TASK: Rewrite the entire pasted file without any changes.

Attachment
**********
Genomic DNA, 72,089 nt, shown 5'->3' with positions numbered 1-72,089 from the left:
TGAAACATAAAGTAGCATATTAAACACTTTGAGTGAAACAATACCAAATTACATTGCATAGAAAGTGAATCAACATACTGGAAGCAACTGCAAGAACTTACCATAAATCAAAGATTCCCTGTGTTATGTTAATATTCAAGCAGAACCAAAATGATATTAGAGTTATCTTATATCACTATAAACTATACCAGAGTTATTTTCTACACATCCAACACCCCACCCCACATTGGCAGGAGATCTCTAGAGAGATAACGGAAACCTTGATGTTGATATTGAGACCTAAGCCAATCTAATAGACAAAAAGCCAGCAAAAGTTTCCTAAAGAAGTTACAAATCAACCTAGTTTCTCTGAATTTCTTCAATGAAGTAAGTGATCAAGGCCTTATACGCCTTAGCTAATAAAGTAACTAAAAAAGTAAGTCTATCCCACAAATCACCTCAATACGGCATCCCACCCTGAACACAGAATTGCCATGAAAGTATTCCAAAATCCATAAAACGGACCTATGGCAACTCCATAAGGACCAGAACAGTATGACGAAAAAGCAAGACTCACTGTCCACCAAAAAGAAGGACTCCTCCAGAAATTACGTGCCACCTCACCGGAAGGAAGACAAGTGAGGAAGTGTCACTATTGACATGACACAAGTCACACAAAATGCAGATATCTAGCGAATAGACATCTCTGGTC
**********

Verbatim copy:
Genomic DNA, 72,089 nt, shown 5'->3' with positions numbered 1-72,089 from the left:
TGAAACATAAAGTAGCATATTAAACACTTTGAGTGAAACAATACCAAATTACATTGCATAGAAAGTGAATCAACATACTGGAAGCAACTGCAAGAACTTACCATAAATCAAAGATTCCCTGTGTTATGTTAATATTCAAGCAGAACCAAAATGATATTAGAGTTATCTTATATCACTATAAACTATACCAGAGTTATTTTCTACACATCCAACACCCCACCCCACATTGGCAGGAGATCTCTAGAGAGATAACGGAAACCTTGATGTTGATATTGAGACCTAAGCCAATCTAATAGACAAAAAGCCAGCAAAAGTTTCCTAAAGAAGTTACAAATCAACCTAGTTTCTCTGAATTTCTTCAATGAAGTAAGTGATCAAGGCCTTATACGCCTTAGCTAATAAAGTAACTAAAAAAGTAAGTCTATCCCACAAATCACCTCAATACGGCATCCCACCCTGAACACAGAATTGCCATGAAAGTATTCCAAAATCCATAAAACGGACCTATGGCAACTCCATAAGGACCAGAACAGTATGACGAAAAAGCAAGACTCACTGTCCACCAAAAAGAAGGACTCCTCCAGAAATTACGTGCCACCTCACCGGAAGGAAGACAAGTGAGGAAGTGTCACTATTGACATGACACAAGTCACACAAAATGCAGATATCTAGCGAATAGACATCTCTGGTC